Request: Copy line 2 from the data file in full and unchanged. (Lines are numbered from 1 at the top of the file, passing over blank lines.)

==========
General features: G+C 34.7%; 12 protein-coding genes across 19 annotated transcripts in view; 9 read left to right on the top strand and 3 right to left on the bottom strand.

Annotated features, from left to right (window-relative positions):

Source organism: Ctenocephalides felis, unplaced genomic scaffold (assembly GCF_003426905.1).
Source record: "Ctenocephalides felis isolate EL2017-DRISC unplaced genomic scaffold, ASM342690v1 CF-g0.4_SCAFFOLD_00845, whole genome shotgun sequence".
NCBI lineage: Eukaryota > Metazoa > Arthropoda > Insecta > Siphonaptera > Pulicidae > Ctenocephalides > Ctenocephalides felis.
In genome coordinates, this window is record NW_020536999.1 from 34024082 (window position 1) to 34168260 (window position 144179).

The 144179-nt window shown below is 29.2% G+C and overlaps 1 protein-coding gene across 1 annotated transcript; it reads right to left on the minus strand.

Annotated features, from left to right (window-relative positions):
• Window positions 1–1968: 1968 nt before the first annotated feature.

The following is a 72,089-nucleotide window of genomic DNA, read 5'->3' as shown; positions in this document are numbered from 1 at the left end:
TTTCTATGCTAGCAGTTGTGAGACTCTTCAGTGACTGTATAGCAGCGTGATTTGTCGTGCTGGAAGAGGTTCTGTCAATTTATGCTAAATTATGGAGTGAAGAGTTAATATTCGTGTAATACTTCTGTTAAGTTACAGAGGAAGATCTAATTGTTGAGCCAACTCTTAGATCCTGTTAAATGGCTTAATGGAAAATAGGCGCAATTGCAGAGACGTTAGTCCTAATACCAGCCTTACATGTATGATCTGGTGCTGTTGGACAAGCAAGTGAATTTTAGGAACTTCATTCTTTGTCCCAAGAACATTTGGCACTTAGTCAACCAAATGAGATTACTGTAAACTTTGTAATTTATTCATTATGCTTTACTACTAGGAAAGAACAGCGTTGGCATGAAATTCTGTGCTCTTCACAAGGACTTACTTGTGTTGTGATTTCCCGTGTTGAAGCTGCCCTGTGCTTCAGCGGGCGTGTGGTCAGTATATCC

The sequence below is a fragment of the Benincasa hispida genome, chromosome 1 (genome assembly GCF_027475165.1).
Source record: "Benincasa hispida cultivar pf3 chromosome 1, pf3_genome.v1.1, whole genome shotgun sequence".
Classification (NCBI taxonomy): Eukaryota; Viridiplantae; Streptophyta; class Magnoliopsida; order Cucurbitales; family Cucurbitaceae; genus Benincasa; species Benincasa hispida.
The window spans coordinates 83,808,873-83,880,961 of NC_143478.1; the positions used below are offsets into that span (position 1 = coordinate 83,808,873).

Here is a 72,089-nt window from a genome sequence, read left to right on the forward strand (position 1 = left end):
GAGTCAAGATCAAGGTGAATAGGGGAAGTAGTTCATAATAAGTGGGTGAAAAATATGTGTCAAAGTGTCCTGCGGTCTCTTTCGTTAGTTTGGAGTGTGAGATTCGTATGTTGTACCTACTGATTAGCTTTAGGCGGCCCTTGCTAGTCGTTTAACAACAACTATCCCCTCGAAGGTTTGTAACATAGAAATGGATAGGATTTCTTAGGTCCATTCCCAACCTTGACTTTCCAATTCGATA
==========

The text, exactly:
Annotated features, from left to right (window-relative positions):